Now watch these girls at play. See how few of their games bring them really vigorous exercise. Set them to running, and hardly one in the party has the swift, graceful, gliding motion she might so readily acquire. Not one can run any respectable distance at a good pace. There is abundant vivacity and spirit, abundant willingness to play with great freedom, but very little such play as there might be, and which would pay so well. Most of their exercise worth calling vigorous is for their feet alone, the hands seldom having much to do. The girls of the most favored classes are generally the poorest players. The quality and color of their clothing necessitates their avoiding all active, hearty play, while it is the constant effort of nurse or governess to repress that superabundance of spirits which ought to belong to every boy and girl. Holding one's elbows close to the body while walking, and keeping the hands nearly or quite motionless, may accord with the requirements of fashionable life, but it's terribly bad for the arms, keeping them poor, indifferent specimens, when they might be models of grace and beauty.

As the girl comes home from school, not with [p.44]one book only, but often six or eight, instead of looking light and strong and free, she is too often what she really appears to be, pale and weak. So many books suggest a large amount of work for one day, certainly for one evening, and the impression received is that she is overworked, while the truth frequently is that the advance to be made in each book is but trifling, and the aggregate, not at all large, by no means too great for the same girl were she strong and hearty. It is not the mental work which is breaking her down, but there is no adequate physical exercise to build her up. See what ex-Surgeon-General Hammond says, in his work on "Sleep", as to the ability to endure protracted brain-work without ill result:

"It is not the mere quantity of brain-work which is the chief factor in the production of disease. The emotional conditions under which work is performed is a far more important matter. A man of trained mental habits can bear with safety an almost incredible amount of brain-toil, provided he is permitted to work without distraction or excitement, in the absence of disquieting cares and anxieties. It is not brain-work, in fact, that kills, but brain-worry."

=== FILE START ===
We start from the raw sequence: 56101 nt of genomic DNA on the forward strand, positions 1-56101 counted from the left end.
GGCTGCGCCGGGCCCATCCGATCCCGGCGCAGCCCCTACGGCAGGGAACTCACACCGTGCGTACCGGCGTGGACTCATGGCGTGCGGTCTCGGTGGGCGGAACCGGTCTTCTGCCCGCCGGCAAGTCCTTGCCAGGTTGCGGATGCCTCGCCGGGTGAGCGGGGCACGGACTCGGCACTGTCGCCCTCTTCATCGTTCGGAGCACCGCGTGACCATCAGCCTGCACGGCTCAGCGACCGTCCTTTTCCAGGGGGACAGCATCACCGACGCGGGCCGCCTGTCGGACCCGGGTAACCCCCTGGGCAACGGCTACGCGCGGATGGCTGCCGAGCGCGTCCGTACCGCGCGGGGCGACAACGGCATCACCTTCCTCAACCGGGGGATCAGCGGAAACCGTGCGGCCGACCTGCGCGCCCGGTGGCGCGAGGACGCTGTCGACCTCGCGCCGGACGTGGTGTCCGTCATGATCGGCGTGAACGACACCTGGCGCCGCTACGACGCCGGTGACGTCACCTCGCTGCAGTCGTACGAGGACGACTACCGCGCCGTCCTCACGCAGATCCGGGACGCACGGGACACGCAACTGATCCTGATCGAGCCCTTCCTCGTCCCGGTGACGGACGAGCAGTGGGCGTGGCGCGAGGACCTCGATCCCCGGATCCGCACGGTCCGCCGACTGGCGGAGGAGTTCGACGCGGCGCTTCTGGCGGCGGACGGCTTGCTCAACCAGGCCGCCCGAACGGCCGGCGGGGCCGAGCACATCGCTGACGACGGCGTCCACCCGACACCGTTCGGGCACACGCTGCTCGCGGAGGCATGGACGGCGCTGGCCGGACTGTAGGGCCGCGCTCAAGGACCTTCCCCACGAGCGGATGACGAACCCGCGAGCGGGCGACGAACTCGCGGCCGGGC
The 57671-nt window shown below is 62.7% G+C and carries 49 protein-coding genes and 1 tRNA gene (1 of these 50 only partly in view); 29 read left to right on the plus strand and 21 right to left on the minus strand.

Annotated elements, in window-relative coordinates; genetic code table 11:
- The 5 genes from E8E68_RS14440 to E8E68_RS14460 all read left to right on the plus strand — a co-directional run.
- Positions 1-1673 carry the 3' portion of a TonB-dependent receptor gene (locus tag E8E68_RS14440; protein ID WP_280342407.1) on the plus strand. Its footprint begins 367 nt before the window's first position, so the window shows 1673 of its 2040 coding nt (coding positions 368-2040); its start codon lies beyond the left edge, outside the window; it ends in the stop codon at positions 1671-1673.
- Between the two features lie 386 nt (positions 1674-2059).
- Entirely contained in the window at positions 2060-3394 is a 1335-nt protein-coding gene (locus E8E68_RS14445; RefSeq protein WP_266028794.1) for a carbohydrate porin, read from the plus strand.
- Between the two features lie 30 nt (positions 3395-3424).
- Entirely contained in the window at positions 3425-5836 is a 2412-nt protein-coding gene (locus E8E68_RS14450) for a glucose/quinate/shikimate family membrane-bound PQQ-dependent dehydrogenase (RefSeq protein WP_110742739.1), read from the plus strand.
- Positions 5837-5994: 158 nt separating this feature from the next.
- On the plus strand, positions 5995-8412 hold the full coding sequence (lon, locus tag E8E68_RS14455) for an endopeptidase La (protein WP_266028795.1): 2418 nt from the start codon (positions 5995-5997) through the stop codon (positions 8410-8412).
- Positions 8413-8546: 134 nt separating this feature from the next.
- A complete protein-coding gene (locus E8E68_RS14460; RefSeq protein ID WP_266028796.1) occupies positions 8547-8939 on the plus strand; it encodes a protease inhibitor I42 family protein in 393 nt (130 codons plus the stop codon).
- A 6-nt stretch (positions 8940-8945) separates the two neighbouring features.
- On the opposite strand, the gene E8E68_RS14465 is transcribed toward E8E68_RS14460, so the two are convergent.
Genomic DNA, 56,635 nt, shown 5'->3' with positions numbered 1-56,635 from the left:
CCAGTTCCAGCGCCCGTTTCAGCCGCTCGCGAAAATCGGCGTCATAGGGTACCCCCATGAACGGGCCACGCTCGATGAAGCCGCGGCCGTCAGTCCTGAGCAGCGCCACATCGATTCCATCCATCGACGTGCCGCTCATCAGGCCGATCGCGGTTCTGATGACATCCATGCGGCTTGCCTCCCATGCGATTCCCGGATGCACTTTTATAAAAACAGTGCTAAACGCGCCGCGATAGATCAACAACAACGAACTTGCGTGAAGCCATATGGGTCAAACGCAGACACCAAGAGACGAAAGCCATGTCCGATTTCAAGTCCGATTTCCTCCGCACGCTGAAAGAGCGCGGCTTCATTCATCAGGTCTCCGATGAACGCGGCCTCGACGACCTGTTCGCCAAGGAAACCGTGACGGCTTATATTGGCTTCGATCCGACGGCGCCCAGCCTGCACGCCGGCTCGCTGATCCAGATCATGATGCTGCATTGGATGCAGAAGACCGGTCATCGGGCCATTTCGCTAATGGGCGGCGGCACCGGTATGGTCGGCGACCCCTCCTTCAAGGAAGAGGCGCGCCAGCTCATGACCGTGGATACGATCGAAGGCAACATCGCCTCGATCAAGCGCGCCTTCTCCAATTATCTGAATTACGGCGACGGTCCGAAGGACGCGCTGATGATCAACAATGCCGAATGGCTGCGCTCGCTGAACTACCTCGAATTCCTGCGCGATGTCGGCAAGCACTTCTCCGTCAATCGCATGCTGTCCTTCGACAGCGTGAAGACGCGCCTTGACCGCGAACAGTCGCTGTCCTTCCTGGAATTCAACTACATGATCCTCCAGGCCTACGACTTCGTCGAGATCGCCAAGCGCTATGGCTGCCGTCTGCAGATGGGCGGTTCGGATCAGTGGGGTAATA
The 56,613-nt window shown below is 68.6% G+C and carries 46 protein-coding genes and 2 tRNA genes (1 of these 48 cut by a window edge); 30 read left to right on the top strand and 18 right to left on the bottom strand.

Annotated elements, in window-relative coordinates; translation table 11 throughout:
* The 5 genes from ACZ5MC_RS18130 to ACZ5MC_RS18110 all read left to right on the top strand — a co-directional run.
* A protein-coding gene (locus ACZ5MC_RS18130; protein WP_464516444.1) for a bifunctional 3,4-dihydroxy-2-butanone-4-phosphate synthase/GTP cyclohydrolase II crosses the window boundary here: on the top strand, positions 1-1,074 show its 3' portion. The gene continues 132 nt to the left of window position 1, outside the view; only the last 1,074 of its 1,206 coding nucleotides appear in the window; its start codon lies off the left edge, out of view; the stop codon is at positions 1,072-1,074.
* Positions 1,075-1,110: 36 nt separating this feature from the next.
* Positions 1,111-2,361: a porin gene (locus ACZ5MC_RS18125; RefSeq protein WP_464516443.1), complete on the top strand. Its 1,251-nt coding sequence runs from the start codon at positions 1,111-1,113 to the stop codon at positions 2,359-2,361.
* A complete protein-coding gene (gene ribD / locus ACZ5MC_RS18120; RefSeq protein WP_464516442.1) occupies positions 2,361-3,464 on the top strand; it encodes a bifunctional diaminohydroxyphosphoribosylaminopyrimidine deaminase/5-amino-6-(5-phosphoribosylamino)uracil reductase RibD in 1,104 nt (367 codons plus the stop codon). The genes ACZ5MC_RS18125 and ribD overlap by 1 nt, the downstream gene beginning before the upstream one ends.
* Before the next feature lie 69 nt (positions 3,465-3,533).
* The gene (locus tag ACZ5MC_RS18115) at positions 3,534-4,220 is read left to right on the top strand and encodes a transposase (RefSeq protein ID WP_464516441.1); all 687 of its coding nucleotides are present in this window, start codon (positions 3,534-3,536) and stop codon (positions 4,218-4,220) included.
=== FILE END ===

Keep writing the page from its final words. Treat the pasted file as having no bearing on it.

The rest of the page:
The girl, of course, has not the strength for the protracted effort of the matured man, nor is such effort often required of her. Her studying is done [p.45]quietly at home, undisturbed, usually, by any such cares and responsibilities as the man encounters. Hers is generally brain-work, not brain-worry. Yet the few hours a day exhaust her, because her vital system, which supports her brain, is feeble and inefficient. No girl is at school over six hours out of the twenty-four, and, deducting the time taken for recitation, recess, and the various other things which are not study, five hours, or even less, will cover the time she gives to actual brain-work in school, with two, or perhaps three, hours daily out of school. With the other sixteen hours practically her own, there is ample time for all the vigorous physical exercise she needs or could take, and yet allow ten, or even twelve, of those hours for sleep or eating. But notice, in any of these off-hours, what exercise these girls take. They walk to and fro from school, they play a few minutes at recess, they may take an occasional irregular stroll besides, and may indulge in a game of croquet, but all the time intent on their conversation, never thinking of the exercise itself, and the benefit it brings. Such things fill up the measure of the daily physical exercise of thousands of our American girls. It is the same thing for nearly all, save those from the poorest classes.